State of the Stock Market Analysis for the Week Ending on October 28th, 2018 (Hitting Multi-Month Lows 10-28-18)


All You Need Is Jobs

It was a week of wild swings on Wall Street, with earnings season, the debate between Italy and the European Union, and the very active Treasury market all providing plenty of moves in the market. The major indices all finished the week in the red, hitting multi-month lows in the process, and officially entered correction territory, dropping by 10% from their all-time highs. Price action was not in-line with fundamentals, since most of the earnings reports beat expectations, and economic numbers were mixed at worst. However, in this nervous environment, no news was good enough to turn the bearish tide. Also, the week ended on a negative note with regards to earnings, as Amazon (AMZN) and Google parent Alphabet (GOOG) both provided relatively weak guidance for next quarter.

The week was relatively light on key economic releases, with the most-awaited releases coming out on Thursday and Friday. Although the advance GDP print came in slightly below the blowout 4.2% reading from the previous quarter, at 3.5%, it still beat consensus estimates. The robust expansion didn’t push inflation higher, and at least the GDP price index declined to an annualized 1.7%, which is below the Fed’s target. The durable goods report was mixed, with the headline number coming in better-than-expected, while the core measure missed consensus estimates. The more forward-looking manufacturing and services PMIs were both higher-than-forecast, which bodes well for the last couple of months of the year for bulls.

The technical picture further deteriorated due to the volatile correction, and although the long-term trend is still advancing, the short-term indicators are bearish. The major indices are still well below their declining 50-day moving averages, and even the relatively strong Dow closed below its long-term moving average as well. The Nasdaq and the S&P 500 are also below their 200-day moving averages, which already turned lower in the case of the Dow and the S&P 500. The Russell 2000 showed encouraging strength on Friday, but after more than a month of relative weakness, small-caps are still in much worse shape than the broader market with regards to technicals. While the Volatility Index (VIX) closed the week above the 24 level, it continues to be below its high from early-October, which is a positive sign for the coming week.


Market internals remained in-line with the bearish price action, and although several measures show positive divergences, we could be in for more volatile trading in stocks. The Advance/Decline line hit its lowest level in 5 months, as declining issues outnumbered advancing stocks by a 3-to-1 ratio on the NYSE, and by a 2-to-1 ratio on the Nasdaq. The average number of new 52-week highs also declined further on both exchanges, dropping to 9 on the NYSE and 15 on the Nasdaq. The number of new lows increased significantly in the meantime, jumping to 420 on the NYSE and 430 on the Nasdaq. The percentage of stocks above their 200-day moving average remains very low despite the late-week strength in small caps, and Friday’s 22% level is a worrying sign for investors.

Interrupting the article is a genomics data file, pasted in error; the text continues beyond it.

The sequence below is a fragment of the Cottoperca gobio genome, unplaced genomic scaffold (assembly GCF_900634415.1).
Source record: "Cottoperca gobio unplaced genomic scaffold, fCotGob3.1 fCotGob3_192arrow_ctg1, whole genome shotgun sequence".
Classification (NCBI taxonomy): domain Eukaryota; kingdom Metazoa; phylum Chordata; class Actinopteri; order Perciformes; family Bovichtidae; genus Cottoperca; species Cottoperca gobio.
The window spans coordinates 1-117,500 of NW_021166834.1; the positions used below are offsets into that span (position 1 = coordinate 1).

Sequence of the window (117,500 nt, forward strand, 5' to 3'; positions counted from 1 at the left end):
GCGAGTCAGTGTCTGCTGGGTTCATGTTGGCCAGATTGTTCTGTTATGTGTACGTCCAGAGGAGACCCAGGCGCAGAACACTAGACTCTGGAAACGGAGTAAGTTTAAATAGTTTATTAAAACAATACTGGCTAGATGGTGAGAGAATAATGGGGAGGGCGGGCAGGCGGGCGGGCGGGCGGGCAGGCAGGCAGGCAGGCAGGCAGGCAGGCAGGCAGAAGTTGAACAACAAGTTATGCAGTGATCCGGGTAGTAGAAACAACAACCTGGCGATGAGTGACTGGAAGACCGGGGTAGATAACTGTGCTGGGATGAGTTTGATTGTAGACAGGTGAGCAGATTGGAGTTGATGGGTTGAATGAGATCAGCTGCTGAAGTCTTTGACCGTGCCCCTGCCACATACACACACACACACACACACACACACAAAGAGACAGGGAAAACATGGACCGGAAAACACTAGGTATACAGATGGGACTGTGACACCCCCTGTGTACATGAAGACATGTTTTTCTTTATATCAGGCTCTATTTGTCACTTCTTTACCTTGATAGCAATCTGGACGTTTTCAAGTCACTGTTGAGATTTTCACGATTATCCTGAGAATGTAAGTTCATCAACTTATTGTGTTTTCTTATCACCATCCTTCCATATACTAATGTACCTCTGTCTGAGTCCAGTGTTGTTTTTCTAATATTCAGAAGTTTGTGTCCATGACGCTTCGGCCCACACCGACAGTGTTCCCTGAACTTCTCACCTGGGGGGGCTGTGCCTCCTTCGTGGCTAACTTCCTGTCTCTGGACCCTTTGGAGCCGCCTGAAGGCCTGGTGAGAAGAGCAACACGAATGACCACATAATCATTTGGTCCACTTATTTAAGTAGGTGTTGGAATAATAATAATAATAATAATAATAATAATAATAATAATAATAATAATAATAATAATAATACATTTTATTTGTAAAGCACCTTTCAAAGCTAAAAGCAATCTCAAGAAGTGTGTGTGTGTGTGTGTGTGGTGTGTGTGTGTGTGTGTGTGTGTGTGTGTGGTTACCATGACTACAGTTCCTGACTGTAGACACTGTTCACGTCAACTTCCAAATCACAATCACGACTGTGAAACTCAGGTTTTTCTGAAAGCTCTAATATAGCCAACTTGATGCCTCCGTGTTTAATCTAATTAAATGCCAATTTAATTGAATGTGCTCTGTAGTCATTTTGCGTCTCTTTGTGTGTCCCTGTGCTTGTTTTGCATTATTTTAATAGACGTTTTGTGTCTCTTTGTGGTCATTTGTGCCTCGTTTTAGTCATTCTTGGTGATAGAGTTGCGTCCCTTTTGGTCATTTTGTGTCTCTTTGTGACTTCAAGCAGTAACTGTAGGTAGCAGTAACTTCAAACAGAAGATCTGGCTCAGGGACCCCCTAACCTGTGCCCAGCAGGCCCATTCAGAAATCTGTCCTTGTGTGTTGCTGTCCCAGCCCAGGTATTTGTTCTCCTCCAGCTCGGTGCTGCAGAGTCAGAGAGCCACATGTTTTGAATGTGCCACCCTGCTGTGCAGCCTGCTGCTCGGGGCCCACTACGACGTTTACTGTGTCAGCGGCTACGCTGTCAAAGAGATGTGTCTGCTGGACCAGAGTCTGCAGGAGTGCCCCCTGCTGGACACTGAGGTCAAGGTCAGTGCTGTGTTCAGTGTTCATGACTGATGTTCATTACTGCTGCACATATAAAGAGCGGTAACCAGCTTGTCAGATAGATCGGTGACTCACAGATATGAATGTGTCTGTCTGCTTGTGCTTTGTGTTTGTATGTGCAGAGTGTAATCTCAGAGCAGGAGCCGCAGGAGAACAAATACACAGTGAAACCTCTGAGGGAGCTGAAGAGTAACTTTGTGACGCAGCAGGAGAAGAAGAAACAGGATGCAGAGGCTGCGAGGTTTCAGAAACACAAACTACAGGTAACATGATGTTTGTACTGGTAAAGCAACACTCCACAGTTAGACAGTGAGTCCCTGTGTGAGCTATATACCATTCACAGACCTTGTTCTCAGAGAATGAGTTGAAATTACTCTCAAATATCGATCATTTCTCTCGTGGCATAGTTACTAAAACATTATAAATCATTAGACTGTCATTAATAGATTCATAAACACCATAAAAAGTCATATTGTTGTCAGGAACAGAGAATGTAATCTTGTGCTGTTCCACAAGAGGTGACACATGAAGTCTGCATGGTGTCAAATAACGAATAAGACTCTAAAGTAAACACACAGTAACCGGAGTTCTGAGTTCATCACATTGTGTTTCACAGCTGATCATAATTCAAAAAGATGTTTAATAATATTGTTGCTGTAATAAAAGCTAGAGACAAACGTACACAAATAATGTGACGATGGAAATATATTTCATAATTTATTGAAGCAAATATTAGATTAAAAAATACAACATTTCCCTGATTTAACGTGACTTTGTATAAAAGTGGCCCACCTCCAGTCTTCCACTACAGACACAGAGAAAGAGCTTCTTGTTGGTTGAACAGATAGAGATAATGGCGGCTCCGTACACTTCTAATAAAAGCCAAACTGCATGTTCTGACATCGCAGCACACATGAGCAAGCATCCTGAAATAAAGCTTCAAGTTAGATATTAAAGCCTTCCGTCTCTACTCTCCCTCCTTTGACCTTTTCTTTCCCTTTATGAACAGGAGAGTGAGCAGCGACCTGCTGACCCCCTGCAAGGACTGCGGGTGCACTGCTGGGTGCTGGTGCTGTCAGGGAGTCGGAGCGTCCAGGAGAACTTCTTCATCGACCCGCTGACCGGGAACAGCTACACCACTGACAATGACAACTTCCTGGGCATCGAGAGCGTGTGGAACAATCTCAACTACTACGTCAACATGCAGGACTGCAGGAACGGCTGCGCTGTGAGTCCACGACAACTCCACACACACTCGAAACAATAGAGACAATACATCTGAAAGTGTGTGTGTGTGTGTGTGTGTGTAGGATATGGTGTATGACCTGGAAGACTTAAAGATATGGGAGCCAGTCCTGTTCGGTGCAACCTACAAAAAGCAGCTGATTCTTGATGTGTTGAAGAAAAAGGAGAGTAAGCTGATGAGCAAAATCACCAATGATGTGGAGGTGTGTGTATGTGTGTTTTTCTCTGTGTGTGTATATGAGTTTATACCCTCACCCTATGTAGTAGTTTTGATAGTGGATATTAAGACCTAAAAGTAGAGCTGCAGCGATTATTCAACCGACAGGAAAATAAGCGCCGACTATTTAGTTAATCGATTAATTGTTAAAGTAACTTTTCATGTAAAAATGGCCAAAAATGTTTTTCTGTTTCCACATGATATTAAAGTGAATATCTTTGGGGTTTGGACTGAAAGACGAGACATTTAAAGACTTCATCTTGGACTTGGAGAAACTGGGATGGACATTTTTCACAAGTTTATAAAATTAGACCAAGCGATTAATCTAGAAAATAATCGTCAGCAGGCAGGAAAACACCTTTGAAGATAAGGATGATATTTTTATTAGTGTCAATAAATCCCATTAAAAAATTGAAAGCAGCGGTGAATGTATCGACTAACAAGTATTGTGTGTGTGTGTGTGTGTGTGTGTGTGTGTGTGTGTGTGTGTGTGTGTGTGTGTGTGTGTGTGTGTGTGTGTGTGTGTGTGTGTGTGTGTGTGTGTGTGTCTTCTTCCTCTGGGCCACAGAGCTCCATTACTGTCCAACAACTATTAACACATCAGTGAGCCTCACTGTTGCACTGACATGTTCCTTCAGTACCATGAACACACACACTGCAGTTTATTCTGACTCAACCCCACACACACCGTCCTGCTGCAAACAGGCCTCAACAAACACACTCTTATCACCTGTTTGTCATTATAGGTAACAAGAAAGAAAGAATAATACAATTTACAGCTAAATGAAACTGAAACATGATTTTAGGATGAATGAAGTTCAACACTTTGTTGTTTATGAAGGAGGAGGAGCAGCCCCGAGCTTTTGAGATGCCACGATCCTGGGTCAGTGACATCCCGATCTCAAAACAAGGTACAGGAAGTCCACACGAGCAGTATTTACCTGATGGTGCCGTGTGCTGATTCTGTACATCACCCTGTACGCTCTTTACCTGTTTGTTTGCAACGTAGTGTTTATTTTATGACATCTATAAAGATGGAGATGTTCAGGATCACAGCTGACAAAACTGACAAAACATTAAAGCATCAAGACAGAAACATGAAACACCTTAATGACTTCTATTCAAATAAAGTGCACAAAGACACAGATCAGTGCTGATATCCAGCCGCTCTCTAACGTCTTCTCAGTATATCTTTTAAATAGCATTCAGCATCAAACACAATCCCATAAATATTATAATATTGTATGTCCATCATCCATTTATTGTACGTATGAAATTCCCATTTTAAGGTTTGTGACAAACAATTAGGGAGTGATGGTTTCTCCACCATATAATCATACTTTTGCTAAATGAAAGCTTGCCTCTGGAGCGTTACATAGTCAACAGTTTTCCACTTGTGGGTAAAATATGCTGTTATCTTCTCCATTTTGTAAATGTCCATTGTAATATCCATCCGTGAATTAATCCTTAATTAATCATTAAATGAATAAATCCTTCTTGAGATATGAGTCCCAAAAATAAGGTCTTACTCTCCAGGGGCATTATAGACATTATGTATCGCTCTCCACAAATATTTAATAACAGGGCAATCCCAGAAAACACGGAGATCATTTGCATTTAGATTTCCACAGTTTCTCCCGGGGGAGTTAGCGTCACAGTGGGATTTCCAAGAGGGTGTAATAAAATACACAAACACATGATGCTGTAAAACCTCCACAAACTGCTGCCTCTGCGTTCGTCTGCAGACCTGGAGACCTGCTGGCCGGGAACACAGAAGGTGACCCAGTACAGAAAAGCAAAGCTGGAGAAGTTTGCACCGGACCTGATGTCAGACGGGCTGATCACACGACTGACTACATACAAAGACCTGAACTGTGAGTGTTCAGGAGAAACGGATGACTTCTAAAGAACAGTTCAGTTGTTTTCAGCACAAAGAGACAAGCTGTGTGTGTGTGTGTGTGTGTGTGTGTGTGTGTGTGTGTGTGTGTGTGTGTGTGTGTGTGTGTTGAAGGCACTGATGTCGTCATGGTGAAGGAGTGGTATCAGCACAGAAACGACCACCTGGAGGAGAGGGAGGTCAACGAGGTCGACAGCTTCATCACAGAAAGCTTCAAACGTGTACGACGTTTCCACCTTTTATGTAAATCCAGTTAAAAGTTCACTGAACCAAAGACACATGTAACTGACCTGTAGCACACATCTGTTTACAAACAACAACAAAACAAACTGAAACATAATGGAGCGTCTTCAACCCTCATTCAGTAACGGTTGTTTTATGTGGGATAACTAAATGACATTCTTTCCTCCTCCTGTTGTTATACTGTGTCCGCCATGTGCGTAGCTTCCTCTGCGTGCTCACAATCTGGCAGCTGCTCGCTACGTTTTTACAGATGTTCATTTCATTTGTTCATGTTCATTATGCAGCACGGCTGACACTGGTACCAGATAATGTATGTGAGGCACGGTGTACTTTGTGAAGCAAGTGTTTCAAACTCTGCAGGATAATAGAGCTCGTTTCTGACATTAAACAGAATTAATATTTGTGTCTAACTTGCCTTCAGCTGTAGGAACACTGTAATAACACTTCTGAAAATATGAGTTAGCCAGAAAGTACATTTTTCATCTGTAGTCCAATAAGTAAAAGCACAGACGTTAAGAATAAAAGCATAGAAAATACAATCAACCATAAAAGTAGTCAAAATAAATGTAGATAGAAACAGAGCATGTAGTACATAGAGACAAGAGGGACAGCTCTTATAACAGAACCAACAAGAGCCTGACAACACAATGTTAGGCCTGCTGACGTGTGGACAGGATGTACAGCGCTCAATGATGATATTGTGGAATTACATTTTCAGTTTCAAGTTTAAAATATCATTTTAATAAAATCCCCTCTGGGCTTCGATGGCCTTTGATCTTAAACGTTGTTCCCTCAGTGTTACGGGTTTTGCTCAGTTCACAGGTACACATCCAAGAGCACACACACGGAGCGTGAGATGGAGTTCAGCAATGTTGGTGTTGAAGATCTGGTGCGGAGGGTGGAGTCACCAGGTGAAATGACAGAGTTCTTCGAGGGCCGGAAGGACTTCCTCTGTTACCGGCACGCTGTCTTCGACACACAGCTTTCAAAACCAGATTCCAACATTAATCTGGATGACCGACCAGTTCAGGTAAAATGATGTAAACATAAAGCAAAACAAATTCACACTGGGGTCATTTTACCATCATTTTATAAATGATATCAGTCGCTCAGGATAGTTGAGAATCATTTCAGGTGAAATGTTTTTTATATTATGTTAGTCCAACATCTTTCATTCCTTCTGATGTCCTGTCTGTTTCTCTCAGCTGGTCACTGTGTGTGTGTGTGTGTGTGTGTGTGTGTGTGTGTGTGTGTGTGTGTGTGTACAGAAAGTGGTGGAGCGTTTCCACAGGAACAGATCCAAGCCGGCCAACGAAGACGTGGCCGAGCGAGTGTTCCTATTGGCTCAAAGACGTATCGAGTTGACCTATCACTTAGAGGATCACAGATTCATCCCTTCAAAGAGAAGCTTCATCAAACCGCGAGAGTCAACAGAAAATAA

The most-shorted issues experienced several strong rallies in the volatile environment, and the ongoing earnings season has also caused increased activity among the most-hated stocks. Gogo Inc. (GOGO) continued to defy the headwinds, rising for the second week in a row, and given its short interest of 61%, the stock could really take off in the coming weeks. Revlon (REV) has a short interest of 37%, and despite the market-wide selloff, it managed to climb to its highest level in more than a year, confirming its relative strength. Extra Space Storage (EXR) sports a days-to-cover (DTC) ratio of 11, and since the stock has been drifting higher this month, despite the rout in housing-related issues, the stock could be in for a short squeeze soon.


We will have a very busy week regarding economic releases, with key indicators coming out from all the major sectors of the economy. The week will kick off with the core PCE price index, the Fed’s favorite inflation measure, while personal spending will also be out on Monday. CB consumer confidence is scheduled for Tuesday, the ISM manufacturing PMI will be released on Thursday, while the week will end with the government jobs report on Friday, as usual. Investors should keep a close eye on Treasuries again, and besides the possible large swings in yields, corporate earnings will also continue to come in throughout the week. So, with the campaign before the midterms entering its last week, traders are unlikely to be bored. However, bulls are hoping to finally see a durable rally in stocks. Stay tuned!


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